This, my friends, is so important. The holy grail of successful tech companies. I feel like you could stop reading this post right now and you have so much of what you need to know about how to create great products. Culture is the root from which all things good and bad grow.

I realize that customers don’t buy your culture. They buy your products. A skeptic would say, and on the surface I would agree, if you don’t have a compelling product that customers love, it doesn’t matter how good your culture is. You need to focus on the product vision and the product itself — after all that is what sells!

While I agree you need to make a great product, how does the product get made? Culture is the underlying fabric upon which products are built. How people are hired. How motivated and inspired the team is. How product decisions are made. Culture helps engineers decide if they are going to spend the next few hours digging into a bug or call it quits for the night.

Every company has a culture. Every. One.

So before we start talking about the formula to create great products, we need to define the environment and framework in which those products will be built. You need to ask yourself the hard questions.

INSPIRED lays out characteristics of “good” and “bad” cultures. Obviously your company doesn’t need to check off every item on the “good” list, but in aggregate they give us a picture of what successful and unsuccessful teams look like.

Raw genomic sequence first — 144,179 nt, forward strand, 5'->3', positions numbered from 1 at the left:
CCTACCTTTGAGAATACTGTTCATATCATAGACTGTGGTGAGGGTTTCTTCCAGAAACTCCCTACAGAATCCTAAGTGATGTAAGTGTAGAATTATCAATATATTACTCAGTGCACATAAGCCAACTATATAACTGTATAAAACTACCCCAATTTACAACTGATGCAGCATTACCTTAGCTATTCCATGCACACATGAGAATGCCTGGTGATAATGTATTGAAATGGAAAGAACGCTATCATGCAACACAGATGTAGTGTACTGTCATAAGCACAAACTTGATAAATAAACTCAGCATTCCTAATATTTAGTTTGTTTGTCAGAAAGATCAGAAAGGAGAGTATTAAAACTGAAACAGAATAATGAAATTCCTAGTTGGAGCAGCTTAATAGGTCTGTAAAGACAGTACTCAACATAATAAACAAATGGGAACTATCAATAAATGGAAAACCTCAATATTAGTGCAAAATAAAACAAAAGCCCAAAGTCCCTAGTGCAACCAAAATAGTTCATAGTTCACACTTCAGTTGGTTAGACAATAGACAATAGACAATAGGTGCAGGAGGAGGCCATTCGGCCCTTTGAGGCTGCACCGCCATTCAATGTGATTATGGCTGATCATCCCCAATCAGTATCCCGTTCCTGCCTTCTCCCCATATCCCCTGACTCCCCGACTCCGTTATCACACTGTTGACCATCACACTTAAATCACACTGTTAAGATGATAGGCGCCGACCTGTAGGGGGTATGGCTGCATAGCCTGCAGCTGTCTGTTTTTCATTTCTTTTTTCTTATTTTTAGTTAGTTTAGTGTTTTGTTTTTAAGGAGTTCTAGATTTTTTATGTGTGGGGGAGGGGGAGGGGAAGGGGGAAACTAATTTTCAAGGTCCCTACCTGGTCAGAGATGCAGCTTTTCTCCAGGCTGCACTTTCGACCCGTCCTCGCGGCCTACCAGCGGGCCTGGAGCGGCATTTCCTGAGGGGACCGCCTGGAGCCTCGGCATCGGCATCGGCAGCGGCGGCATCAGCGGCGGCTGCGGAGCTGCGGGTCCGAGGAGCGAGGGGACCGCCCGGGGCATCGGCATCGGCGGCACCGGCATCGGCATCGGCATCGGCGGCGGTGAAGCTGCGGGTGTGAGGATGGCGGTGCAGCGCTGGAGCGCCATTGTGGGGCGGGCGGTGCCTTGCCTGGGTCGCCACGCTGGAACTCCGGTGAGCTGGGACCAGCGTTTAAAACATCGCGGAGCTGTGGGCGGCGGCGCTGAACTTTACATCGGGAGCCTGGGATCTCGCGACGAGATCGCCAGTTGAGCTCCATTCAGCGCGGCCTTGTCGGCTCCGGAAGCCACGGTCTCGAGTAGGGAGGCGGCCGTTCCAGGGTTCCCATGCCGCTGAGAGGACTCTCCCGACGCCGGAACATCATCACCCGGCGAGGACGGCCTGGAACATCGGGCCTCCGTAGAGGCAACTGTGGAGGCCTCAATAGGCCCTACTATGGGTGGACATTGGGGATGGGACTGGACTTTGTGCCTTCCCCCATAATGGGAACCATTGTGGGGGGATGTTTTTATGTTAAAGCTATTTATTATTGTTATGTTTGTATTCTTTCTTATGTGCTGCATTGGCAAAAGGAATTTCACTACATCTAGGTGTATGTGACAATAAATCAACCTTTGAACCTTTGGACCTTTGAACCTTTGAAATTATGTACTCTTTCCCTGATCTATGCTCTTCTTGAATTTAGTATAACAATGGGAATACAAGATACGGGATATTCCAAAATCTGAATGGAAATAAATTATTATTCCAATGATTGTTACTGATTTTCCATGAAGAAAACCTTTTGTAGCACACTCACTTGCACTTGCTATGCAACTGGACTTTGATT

2: Great People

I love the quote INSPIRED includes from John Doerr.

We need teams of missionaries, not mercenaries. — John Doerr

Hiring great people is the mark of a great leader. Thankfully, smart people are drawn to great culture. If you build a great culture, chances are you’ll attract great people.

Once you hire great people, you need to set them up for success. Instill in them a product vision they can become a missionary over — something they are passionate to attack.

We also need to organize them. This involves teams, politics, communication, and corporate structure. This is critical to get right. INSPIRED lists traits successful teams have.

I feel like if you look at that list, you are really talking about trust and control. You want teams to feel in control of their work. If they are going to take pride in their work, they need control of their destiny.

And if they are in control of a product, you need to *trust* them. Lack of trust tears down the sense of ownership and control that makes teams successful.

3: Great Product Managers